Upcoming changes to off-payroll working rules (IR35)

Published on
4 min read

New requirements of “status determination statement” could create tax risk for public sector clients. Public bodies should ensure that they are prepared for upcoming changes to the off-payroll working rules (the IR35 rules currently applicable to “public authorities” and set to be extended to apply to medium and large private sector businesses), which are due to come into force from 6 April 2020.

Guidance recently published by HMRC has confirmed that status determinations made prior to 6 April 2020 will only be valid for engagements continuing after this date if they meet the new legislative requirements to include the client’s reasons for the decision and have been passed to both the individual and any third party the client contracts with.

This could lead to tax liabilities for public sector clients if they do not take action.

Note: the off-payroll working rules define a “public authority” by reference to the Freedom of Information Act 2000; a definition that covers a range of entities in the health, government and education sectors, including many universities, and companies owned or controlled by those entities.

What is the issue?

A risk arises where the public sector client contracts with an agency, which in turn contracts with an “intermediary” (such as a personal service company).  In this situation, the agency that pays the “intermediary” (the “fee payer”) is required to operate PAYE to deduct tax and National Insurance contributions (“NICs”) in accordance with the client’s determination about whether the individual providing the services is employed or self-employed for tax purposes.  Broadly, if the client fails to make and communicate the status determination to the agency on or before the start of the engagement, the client becomes liable for PAYE tax and NICs arising from the arrangements. 

From 6 April 2020, the client will be required to give a “status determination statement” to both the party it is contracting with and the individual providing the services, which includes the client’s reasons for reaching its decision on status.  The requirement to provide reasons up front is a departure from the current rules, under which the client only has to provide reasons on receipt of a formal written request from the other party it is contracting with.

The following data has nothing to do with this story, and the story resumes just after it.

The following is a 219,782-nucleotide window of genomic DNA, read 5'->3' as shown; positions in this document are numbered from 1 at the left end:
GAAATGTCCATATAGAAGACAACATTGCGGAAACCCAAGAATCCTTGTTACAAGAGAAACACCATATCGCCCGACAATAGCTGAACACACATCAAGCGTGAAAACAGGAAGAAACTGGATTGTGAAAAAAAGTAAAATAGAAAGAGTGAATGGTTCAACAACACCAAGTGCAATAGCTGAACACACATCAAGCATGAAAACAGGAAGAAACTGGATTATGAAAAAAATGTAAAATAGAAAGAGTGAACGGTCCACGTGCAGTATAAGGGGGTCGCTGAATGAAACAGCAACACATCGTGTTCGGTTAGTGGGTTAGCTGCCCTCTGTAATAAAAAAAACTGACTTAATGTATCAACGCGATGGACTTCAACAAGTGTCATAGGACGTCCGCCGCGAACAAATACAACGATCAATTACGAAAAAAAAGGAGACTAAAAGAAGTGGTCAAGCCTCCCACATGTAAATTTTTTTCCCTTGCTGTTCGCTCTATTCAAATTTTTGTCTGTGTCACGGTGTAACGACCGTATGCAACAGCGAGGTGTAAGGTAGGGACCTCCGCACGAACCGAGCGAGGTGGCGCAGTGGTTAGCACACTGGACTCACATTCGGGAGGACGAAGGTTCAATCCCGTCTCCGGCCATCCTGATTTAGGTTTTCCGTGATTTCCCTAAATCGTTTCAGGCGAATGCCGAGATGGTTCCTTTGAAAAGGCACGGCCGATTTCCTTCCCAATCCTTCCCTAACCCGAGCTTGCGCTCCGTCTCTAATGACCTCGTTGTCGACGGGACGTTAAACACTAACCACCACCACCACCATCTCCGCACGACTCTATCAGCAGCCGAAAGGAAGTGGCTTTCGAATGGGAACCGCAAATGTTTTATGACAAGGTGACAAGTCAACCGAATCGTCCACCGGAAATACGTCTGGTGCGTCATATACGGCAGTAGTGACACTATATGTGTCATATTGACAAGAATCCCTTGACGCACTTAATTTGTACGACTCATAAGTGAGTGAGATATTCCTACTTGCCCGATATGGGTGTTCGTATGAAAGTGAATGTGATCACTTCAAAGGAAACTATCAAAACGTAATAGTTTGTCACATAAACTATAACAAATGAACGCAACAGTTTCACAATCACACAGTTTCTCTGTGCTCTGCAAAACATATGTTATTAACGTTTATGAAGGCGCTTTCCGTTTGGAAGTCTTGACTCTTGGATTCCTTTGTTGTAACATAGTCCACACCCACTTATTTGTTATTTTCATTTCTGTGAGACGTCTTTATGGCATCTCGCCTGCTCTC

Where the client is not the “fee payer” (ie there is at least one agency in the contractual chain), the client will be liable for PAYE tax and NICs relating to the arrangements unless and until it gives a valid “status determination statement”, setting out its reasons for the determination, to both the agency it contracts with and the individual providing the services.

For existing arrangements which will continue after 6 April, public sector clients may find that liability for PAYE tax and NICs has passed back to them from the agency “fee payer” if they have not given a valid “status determination statement”, which details the reasons for the status decision, to both the agency and the individual providing the services.

What is a valid “status determination statement” (“SDS”)?

For the SDS to be valid from April 2020, the client must:

  • state in the SDS whether or not the individual would be an employee or office holder, or is an office holder, for tax and NICs purposes if they were directly engaged by the client;
  • provide their reasons for coming to that conclusion; and
  • have taken reasonable care in coming to their conclusion.

If the SDS does not satisfy these three criteria above, it will not be valid and the client will be liable for tax and NICs arising from the engagement unless and until it issues a valid “status determination statement” to the relevant parties.

HMRC has confirmed that an accurate output from its enhanced Check Employment Status for Tax (CEST) tool (made after the tool was updated on 25 November 2019) can be used to constitute a valid “status determination statement”.

What should we do?

You must ensure that valid “status determinations statements”, that comply with the new requirements, have been provided to the appropriate parties for all engagements that involve agencies supplying the services of “intermediaries” to you, as these present a tax risk. 

You may also want to:

  • review all existing engagements involving “intermediaries” that will continue after 6 April 2020
  • carry out a new assessment of status for each of those engagements (using reasonable care) and issue a new “status determination statement” that complies with the requirements set out above to both the individual and the other party you are contracting with.

What else do we need to know about the upcoming changes to the off-payroll working rules?

Other changes proposed to the off-payroll working rules include:

  • a new requirement for clients to implement a statutory dispute resolution process, allowing the individual and the other party it is contracting with to challenge the client’s status determination.  Failure to respond to such a challenge within 45 days will result in the tax and NICs liability passing back to the client from the “fee payer” (where this is not the client); and
  • wide powers for HMRC to pursue the client for unpaid PAYE tax and NICs in the event that the “fee payer” fails to account for these sums.

HMRC has published new draft guidance on the changes to the off-payroll working rules, available here: https://www.gov.uk/hmrc-internal-manuals/employment-status-manual/esm10000.

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